Marketers not seeing big budget cuts, survey says

Senior marketers report that they're not being forced to cut budgets significantly, but they are being asked for more demand gen and are spending less on advertising.

A recent survey of 650 senior marketers found some surprising results, considering the state of the global economy.

Marketing budgets are holding firm despite the recession, according to the CMO Council's annual survey. Slightly more than half of respondents reported that their budgets are holding steady or seeing slight increases.

"That's certainly a great thing -- for the first time in a long time, external factors haven't taken a slash through the marketing department," said Liz Miller, vice president of programs and operations for the CMO Council. "It's always been that the axe starts in marketing. That is slowly changing because marketers are a source of demand generation and driving sales performance."

Indeed, realigning operational processes to support sales and drive demand generation was cited as the top accomplishment of the year, according to the survey.

For more on marketing budgets and plans
See how determining marketing metrics put pressure on marketers last year  

Learn why marketers aren't leveraging customer data

Marketers are not seeing "major" reductions in staffing either, according to the report.

However, marketers are making sacrifices, particularly in advertising on print, radio and television.

"If one group is seeing a bit more [of those deep cutbacks], it's those traditional advertisers," Miller said. "We're being forced to do a lot more with -- not huge budgets -- but budgets we had last year. It's forcing marketers to be smart with the dollar."

The leading executive mandate to marketing departments is to grow revenue and increase market share, followed by lowering costs and improving go-to-market efficiencies, the survey shows. And that demands measurement.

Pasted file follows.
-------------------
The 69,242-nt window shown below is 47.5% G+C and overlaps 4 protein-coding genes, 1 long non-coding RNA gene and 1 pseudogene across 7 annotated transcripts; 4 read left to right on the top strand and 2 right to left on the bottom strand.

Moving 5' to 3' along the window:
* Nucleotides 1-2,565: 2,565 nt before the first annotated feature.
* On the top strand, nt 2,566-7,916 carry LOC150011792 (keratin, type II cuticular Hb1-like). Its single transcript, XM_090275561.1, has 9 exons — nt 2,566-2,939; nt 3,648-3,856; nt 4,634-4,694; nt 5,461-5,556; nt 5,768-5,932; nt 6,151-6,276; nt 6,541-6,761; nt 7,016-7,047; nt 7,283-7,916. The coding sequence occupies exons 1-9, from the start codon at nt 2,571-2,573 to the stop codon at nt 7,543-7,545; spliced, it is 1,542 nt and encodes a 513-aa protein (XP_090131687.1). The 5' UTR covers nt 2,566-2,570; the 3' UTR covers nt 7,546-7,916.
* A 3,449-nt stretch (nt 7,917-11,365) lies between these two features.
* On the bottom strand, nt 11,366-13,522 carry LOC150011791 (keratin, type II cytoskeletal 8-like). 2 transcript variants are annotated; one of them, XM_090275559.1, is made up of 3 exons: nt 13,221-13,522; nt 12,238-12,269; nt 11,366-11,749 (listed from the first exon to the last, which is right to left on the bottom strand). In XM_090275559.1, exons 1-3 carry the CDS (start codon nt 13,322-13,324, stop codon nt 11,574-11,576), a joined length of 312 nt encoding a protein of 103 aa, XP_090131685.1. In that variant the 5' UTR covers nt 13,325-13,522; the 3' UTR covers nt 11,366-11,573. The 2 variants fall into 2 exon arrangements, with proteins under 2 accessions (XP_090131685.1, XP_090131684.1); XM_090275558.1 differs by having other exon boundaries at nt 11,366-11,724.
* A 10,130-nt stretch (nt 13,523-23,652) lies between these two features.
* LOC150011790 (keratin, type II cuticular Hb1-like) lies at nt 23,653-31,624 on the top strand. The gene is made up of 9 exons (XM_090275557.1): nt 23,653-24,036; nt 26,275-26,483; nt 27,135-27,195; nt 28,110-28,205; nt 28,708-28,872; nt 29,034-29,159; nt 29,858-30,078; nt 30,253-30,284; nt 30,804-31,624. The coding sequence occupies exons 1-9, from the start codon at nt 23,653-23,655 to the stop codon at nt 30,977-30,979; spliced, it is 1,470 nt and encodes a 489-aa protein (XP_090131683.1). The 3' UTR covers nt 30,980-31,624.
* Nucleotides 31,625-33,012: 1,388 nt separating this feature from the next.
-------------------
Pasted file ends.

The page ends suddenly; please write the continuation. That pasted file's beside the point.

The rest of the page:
According to the survey, the leading measure of marketing's performance is sales pipeline status and performance, cited by 65% of respondents; followed by revenue and market share, with 64% of respondents; and marketing ROI, cited by 60%.

"Metrics are really gaining in importance," Miller said. "What was surprising was the admission by senior marketers that they feel ill-equipped to demonstrate the value of online marketing spend. We're going to want to see more from returns on our investment, not just page views and traffic, which were No. 1 and No. 2 for online performance last year. Where marketers tend to go is to raise the awareness of the journey and path once a customer arrives on your site and -- wow -- do you turn page views into customers and leads."

Yet measurement of online marketing is lagging, according to the report. Page views and registrations, measured by 65% of respondents, and volume and origin of site traffic, measured by 58%, are the leading metrics in that area; while business-focused metrics like customer acquisition, measured by 45%, and traffic to offline retail outlets or stores, at 9%, get less attention.

In fact, the report suggests that customer experience management is not getting enough attention.

"Put money into the customer experience," Miller said. "We need to make investments in monitoring the customer voice. Most marketers now do that through email and customer service, but those are inbound channels. Most companies are not monitoring social media sites or portals for that word of mouth. We're not really yet covering that voice of customer span," she said, "and that's so important when it comes to optimizing the customer experience."

The lack of focus on customer experience management, according to the report, is due to customer service being out of marketers' span of authority. Just 9% said customer-centric functions are their responsibility.

And while budgets may be relatively safe this year, don't count on that to continue, the CMO Council advised.

"Watch how you invest, and make sure you make the most of every dollar," Miller said. "It's great we're not cutting this year, but if we have a year of frivolous spend without a lot of demand gen, we'll be in a very different position next year."

More from the report:

  • Asked about 2009 budgets, 27% of respondents said they anticipate an increase of at least 1%, and 8% predict an increase in spending of more than 15%. On the other hand, 46% anticipate a decrease in spending of more than 1%, and 17% expect a decrease of more than 15%.
  • Among marketers expecting to make changes to agency relationships, the key areas were in Web design and development (42%), interactive marketing (29%), and public relations (27%).
  • Point solutions dominate marketing automation spend. The top two areas for technology investment were email marketing, cited by 45%, and online surveys and research, cited by 33%. Just 10% plan to invest in master data, 13% in marketing operational systems, and 9% in marketing resource or process management applications.
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